By Janet Smith and Bonile Bam
The king was handsome in a black pin-striped suit. The chief, a man of some influence, was in the front row. The people gathered all around them. Priests and pastors. A row of traditional leaders. The king's subjects and the randomly curious.
It was quite the spectacle, before a hush fell over the Mthatha High Court.
Judge Sytze Alkema cleared his throat. He glanced at Nkosi Zwelivelile in the front row.
In mid-October, the judge found the abaThembu King Buyelekhaya Dalindyebo guilty of culpable homicide, assault with intent to do grievous bodily harm, kidnapping and arson. He delivered a 129-page judgment. On Friday morning, seated before a packed courtroom, he readied himself to sentence the king.
Dalindyebo has had a torrid reign as one of only a handful of rightful monarchs in the land. The judge described it as beset by fear and violence as he detailed the charges, noting these dated back to a terrible night in 1995 when the young king lost his head on his farm in Tyalarha, and took part in an attack on a group of villagers. That night triggered events which would ultimately damn the young monarch in the dock.
Since then, Dalindyebo has apparently remained quietly out on bail of R6 000, spending a lot of his time in the garden outside his house at the Sithebe Great Place near Mthatha. It would be true to say that anyone who has met the king, without knowing him, would have a difficult time accepting he is capable of brutality.
Nonetheless, Alkema expressed his disappointment when he gave his verdict in October. He said Dalindyebo had been "self-righteous and contemptuous of the court", and he revealed a grim tale of the king's subjects being beaten up and thrown out of their huts while their possessions burned. When the trial started in 2004, with 34 charges against Dalindyebo, the king's defence was calm: "the community", they said, had committed the crimes.
Eleven different legal representatives later, the monarch continued to insist he had never issued instructions for violence. But the judge rejected this. He said Dalindyebo had kidnapped a mother and her six children after setting their home on fire. The seven kidnapping counts would be treated as one.
He declared that the king had committed culpable homicide, referring to the death of a young man who had been viciously beaten before he took his last breath. The judge related how the king had assaulted the dead man's three friends. It was claimed the four had raped women and robbed before Dalindyebo ordered they be caught and beaten.
During that appearance, the judge went on to tell how the king had also burned down the homes of three other villagers. As dark tales go, this was a litany of terrors.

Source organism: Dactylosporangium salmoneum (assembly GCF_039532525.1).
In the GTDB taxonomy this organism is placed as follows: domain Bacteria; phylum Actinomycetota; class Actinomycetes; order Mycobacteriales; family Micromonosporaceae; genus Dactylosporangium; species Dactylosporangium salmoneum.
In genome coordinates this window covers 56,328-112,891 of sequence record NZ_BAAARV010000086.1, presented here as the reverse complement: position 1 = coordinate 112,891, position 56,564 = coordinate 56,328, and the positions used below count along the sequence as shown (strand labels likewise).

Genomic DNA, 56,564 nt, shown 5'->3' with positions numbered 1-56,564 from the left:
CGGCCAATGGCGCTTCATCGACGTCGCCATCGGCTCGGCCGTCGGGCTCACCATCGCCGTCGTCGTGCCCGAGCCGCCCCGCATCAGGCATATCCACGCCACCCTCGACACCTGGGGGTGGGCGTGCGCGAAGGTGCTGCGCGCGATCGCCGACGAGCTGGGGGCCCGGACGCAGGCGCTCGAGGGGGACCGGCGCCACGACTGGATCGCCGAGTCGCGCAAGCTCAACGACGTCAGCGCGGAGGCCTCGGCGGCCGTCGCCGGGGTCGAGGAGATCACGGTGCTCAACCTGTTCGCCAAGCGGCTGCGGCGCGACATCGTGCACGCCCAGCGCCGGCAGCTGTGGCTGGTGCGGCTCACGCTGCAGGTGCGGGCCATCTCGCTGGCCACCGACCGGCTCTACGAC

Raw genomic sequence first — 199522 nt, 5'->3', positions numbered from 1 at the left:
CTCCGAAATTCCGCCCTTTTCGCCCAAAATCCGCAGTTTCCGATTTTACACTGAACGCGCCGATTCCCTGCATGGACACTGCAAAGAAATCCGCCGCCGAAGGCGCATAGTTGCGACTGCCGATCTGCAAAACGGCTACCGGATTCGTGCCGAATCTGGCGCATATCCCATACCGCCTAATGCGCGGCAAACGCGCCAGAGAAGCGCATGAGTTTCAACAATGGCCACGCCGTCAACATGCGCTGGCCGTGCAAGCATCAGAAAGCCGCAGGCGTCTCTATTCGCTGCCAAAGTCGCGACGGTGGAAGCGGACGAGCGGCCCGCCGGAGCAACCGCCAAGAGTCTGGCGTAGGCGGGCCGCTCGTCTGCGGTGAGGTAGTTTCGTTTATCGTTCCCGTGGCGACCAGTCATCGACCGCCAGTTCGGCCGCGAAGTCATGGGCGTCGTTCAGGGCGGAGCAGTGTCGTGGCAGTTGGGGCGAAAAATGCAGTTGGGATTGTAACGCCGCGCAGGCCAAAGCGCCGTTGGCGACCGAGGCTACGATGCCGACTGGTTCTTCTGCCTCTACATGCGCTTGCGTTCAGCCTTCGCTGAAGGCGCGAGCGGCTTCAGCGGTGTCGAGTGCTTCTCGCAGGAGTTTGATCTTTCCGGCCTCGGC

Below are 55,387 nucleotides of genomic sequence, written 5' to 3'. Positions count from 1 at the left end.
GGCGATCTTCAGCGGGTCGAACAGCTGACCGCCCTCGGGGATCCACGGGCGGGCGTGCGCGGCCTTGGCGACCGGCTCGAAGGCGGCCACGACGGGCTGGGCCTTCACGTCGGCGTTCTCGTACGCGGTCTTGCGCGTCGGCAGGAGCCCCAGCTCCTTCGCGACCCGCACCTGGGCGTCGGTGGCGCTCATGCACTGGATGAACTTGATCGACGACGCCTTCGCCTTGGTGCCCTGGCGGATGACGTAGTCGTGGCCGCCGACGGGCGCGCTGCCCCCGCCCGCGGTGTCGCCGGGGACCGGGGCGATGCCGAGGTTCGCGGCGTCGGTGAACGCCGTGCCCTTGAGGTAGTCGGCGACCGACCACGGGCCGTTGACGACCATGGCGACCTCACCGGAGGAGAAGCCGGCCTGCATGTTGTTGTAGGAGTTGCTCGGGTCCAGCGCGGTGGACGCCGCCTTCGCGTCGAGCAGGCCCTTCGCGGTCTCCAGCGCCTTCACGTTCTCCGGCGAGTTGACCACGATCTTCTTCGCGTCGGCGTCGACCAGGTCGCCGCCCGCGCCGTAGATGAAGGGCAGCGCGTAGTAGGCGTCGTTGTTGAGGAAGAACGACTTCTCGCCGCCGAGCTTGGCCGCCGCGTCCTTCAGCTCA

Alkema reiterated his unhappiness in court on Friday morning. Dalindyebo - who is better known by his praise name, Zwelibanzi - had not shown the qualities of a monarch, he said. The king had the grace to look uncomfortable as the judge read out the charges one last time.
Dalindyebo's youth at the time of the crimes should be considered, said Alkema, but what he had done was not in the interests of the community, whose needs should come first. The king should lead and not punish.
Dalindyebo stood in the dock, brushing his beard throughout. He was a different man when he pounced on villagers occupying land around his farm. It was more than 10 years ago, shortly after he had returned home after being an MK soldier in the camps of Angola.
Dalindyebo was rather reluctant to become a monarch, taking up a contested throne in a kingdom characterised by poverty and desperation. His father had been a beloved figure, driven into exile by the rivalry of the Matanzimas, the puppets of apartheid.
But Alkema said the king had not shown remorse during the trial. He chastised Zwelibanzi. He believed that people who had lost their lives during the attack deserved dignity and respect.
For Mandla Mandela - known here as Nkosi Zwelivelile, chief of Mvezo and an ANC MP - this must have been a verdict to endure. Dalindyebo is his king and the king of all the abaThembu, wherever they may be. This includes Mandela's grandfather, Nelson Mandela, and small groups of people scattered in other parts of the country, particularly KwaZulu-Natal.
In a highly political act, designed to show support for his king, the young Mandela went into that province earlier this year to discuss the reincorporation of the abaThembu people into their nation. This trip was taken without prior discussion with King Goodwill Zwelithini, and it raised the ire of the royal house at Nongoma.
Although the constitution says kings are largely ceremonial figures who must act upon the official advice of the provincial premier, it has been a complex transition for the men who occupy the thrones. And particularly for Dalindyebo, who has not yet received the kind of official government notice he believes he requires to certify his monarchical status, kingship has been hard.
Before the verdict on Friday, he seemed to be in a good mood. He embraced his family members and other traditional leaders. Mandela kept close to his side. The king shared jokes with his brother and talked amiably to the many people who came to support him and give him strength.
Apart from the undeniable agonies of the trial, and the seemingly never-ending claim on his throne, Dalindyebo has found that his provincial and local government do not always pay him heed, even on his own land. And despite his pedigree, cash is not liquid. Being a king is not at all about wearing a crown. But he says he is proud of other things, such as being a father. He has several wives. He longs to claim his birthright completely.
So when Alkema stated his sentence loudly and clearly on Friday morning, the hopelessness that Dalindyebo has been feeling for some time must have been even more intense.
The king of the abaThembu has been sentenced to 15 years in prison. It's not going to get easier.